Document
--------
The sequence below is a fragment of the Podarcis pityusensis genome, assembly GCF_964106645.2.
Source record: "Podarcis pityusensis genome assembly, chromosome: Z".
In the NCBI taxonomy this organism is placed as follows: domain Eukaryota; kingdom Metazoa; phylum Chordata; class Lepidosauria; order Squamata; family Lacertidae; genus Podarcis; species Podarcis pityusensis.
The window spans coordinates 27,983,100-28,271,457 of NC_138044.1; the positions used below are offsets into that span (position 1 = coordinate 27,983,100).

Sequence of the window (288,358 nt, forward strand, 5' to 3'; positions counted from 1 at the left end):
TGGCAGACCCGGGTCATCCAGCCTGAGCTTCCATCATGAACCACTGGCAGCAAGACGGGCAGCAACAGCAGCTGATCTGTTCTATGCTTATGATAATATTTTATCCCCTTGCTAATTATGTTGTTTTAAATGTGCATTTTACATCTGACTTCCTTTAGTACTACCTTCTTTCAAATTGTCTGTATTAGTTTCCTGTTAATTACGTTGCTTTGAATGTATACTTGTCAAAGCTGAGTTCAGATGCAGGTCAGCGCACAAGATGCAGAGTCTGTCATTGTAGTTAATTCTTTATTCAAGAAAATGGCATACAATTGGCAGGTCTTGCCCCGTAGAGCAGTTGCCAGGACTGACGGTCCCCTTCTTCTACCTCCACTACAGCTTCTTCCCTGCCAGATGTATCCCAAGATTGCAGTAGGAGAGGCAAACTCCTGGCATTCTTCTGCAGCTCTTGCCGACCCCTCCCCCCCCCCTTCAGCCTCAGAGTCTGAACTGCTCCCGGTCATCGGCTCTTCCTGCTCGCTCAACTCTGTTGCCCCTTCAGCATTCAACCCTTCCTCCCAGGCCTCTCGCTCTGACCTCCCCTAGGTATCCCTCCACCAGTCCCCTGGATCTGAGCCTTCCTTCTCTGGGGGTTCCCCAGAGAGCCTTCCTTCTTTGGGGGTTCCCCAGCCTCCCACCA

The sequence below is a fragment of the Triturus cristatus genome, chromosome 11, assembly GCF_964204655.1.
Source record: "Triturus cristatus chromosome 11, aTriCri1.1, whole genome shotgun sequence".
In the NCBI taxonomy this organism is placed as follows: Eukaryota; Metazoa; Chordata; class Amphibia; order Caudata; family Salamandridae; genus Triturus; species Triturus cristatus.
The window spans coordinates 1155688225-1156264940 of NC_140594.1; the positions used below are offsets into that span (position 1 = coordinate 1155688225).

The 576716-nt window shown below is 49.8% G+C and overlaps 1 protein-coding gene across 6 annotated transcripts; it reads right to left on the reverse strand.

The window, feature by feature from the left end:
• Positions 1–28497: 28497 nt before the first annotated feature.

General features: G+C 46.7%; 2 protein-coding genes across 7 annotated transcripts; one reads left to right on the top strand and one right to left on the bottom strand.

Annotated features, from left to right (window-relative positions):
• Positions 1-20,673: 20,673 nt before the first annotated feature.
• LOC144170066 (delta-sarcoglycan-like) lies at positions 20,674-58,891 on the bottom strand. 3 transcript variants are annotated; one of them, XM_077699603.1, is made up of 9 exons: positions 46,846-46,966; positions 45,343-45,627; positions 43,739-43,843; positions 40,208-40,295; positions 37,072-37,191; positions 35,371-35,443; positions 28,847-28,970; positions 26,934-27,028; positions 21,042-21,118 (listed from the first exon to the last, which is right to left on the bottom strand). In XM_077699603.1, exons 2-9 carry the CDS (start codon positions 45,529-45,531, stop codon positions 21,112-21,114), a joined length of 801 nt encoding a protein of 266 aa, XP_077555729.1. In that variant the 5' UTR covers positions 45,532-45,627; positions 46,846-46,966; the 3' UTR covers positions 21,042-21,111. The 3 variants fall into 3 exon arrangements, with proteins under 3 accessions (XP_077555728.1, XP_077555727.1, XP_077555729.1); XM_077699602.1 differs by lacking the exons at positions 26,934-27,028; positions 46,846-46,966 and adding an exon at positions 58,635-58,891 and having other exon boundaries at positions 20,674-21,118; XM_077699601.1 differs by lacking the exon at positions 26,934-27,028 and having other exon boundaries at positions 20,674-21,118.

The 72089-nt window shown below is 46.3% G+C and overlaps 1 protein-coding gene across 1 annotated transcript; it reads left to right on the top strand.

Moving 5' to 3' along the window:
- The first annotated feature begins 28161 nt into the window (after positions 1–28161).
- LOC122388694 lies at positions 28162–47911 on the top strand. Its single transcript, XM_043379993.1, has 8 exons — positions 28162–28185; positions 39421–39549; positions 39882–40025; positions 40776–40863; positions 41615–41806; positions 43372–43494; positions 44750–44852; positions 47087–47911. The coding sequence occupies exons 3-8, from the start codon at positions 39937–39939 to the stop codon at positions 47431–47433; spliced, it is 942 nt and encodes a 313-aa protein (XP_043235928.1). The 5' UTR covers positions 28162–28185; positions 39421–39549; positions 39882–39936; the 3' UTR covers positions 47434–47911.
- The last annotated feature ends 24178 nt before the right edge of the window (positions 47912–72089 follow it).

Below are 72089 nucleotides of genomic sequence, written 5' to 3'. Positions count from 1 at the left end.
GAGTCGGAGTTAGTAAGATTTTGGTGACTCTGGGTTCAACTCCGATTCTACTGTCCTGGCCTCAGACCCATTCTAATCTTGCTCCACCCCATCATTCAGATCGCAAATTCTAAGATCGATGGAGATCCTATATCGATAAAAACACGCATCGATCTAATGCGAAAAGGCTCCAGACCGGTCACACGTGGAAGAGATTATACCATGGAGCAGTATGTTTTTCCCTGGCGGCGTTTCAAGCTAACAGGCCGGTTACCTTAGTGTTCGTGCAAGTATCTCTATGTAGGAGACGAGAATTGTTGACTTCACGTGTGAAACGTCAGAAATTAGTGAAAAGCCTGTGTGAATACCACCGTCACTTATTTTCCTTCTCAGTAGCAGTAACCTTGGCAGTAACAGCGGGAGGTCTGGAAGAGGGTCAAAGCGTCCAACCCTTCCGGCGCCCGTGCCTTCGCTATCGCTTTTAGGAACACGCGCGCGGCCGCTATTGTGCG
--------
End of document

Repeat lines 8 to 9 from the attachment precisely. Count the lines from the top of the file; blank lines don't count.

Source record: "Triturus cristatus chromosome 11, aTriCri1.1, whole genome shotgun sequence".
In the NCBI taxonomy this organism is placed as follows: Eukaryota; Metazoa; Chordata; class Amphibia; order Caudata; family Salamandridae; genus Triturus; species Triturus cristatus.